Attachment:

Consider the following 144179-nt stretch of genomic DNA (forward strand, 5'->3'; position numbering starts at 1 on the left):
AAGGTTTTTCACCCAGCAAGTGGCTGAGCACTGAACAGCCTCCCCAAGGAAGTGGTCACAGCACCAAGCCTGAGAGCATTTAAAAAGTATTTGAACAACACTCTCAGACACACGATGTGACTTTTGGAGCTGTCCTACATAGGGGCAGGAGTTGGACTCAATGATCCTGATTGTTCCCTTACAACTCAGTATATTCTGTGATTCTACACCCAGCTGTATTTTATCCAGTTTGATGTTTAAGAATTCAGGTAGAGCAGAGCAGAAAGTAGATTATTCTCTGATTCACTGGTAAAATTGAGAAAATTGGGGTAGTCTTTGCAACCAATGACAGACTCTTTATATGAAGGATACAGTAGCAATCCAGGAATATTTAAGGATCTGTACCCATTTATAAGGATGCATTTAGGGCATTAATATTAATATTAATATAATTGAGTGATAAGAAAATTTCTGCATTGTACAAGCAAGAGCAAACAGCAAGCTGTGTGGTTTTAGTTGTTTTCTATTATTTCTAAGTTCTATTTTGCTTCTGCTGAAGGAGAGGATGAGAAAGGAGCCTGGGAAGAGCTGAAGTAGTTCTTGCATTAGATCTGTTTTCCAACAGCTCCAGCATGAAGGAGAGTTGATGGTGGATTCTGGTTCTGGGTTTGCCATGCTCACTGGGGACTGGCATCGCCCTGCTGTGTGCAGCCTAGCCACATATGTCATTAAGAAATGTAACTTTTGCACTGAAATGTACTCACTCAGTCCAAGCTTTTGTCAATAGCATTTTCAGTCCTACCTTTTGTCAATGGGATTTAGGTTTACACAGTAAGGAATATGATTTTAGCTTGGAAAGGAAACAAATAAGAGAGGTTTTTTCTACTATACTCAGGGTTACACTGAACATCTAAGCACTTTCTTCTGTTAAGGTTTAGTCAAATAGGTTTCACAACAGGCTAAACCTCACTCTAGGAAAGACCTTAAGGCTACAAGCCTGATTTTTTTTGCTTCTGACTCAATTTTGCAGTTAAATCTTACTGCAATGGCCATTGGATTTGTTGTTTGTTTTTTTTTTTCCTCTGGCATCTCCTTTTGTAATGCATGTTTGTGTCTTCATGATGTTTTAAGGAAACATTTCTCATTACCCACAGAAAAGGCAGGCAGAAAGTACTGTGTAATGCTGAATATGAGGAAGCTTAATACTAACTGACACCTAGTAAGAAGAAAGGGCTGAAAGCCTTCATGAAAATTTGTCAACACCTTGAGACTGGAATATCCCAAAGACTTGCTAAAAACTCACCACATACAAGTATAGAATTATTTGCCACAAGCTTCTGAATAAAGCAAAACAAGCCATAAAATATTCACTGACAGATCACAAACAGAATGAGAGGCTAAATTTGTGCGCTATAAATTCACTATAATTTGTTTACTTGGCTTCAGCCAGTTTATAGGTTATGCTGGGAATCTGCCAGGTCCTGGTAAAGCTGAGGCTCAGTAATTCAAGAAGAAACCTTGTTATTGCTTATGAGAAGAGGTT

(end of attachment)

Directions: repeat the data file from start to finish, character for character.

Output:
Consider the following 144179-nt stretch of genomic DNA (forward strand, 5'->3'; position numbering starts at 1 on the left):
AAGGTTTTTCACCCAGCAAGTGGCTGAGCACTGAACAGCCTCCCCAAGGAAGTGGTCACAGCACCAAGCCTGAGAGCATTTAAAAAGTATTTGAACAACACTCTCAGACACACGATGTGACTTTTGGAGCTGTCCTACATAGGGGCAGGAGTTGGACTCAATGATCCTGATTGTTCCCTTACAACTCAGTATATTCTGTGATTCTACACCCAGCTGTATTTTATCCAGTTTGATGTTTAAGAATTCAGGTAGAGCAGAGCAGAAAGTAGATTATTCTCTGATTCACTGGTAAAATTGAGAAAATTGGGGTAGTCTTTGCAACCAATGACAGACTCTTTATATGAAGGATACAGTAGCAATCCAGGAATATTTAAGGATCTGTACCCATTTATAAGGATGCATTTAGGGCATTAATATTAATATTAATATAATTGAGTGATAAGAAAATTTCTGCATTGTACAAGCAAGAGCAAACAGCAAGCTGTGTGGTTTTAGTTGTTTTCTATTATTTCTAAGTTCTATTTTGCTTCTGCTGAAGGAGAGGATGAGAAAGGAGCCTGGGAAGAGCTGAAGTAGTTCTTGCATTAGATCTGTTTTCCAACAGCTCCAGCATGAAGGAGAGTTGATGGTGGATTCTGGTTCTGGGTTTGCCATGCTCACTGGGGACTGGCATCGCCCTGCTGTGTGCAGCCTAGCCACATATGTCATTAAGAAATGTAACTTTTGCACTGAAATGTACTCACTCAGTCCAAGCTTTTGTCAATAGCATTTTCAGTCCTACCTTTTGTCAATGGGATTTAGGTTTACACAGTAAGGAATATGATTTTAGCTTGGAAAGGAAACAAATAAGAGAGGTTTTTTCTACTATACTCAGGGTTACACTGAACATCTAAGCACTTTCTTCTGTTAAGGTTTAGTCAAATAGGTTTCACAACAGGCTAAACCTCACTCTAGGAAAGACCTTAAGGCTACAAGCCTGATTTTTTTTGCTTCTGACTCAATTTTGCAGTTAAATCTTACTGCAATGGCCATTGGATTTGTTGTTTGTTTTTTTTTTTCCTCTGGCATCTCCTTTTGTAATGCATGTTTGTGTCTTCATGATGTTTTAAGGAAACATTTCTCATTACCCACAGAAAAGGCAGGCAGAAAGTACTGTGTAATGCTGAATATGAGGAAGCTTAATACTAACTGACACCTAGTAAGAAGAAAGGGCTGAAAGCCTTCATGAAAATTTGTCAACACCTTGAGACTGGAATATCCCAAAGACTTGCTAAAAACTCACCACATACAAGTATAGAATTATTTGCCACAAGCTTCTGAATAAAGCAAAACAAGCCATAAAATATTCACTGACAGATCACAAACAGAATGAGAGGCTAAATTTGTGCGCTATAAATTCACTATAATTTGTTTACTTGGCTTCAGCCAGTTTATAGGTTATGCTGGGAATCTGCCAGGTCCTGGTAAAGCTGAGGCTCAGTAATTCAAGAAGAAACCTTGTTATTGCTTATGAGAAGAGGTT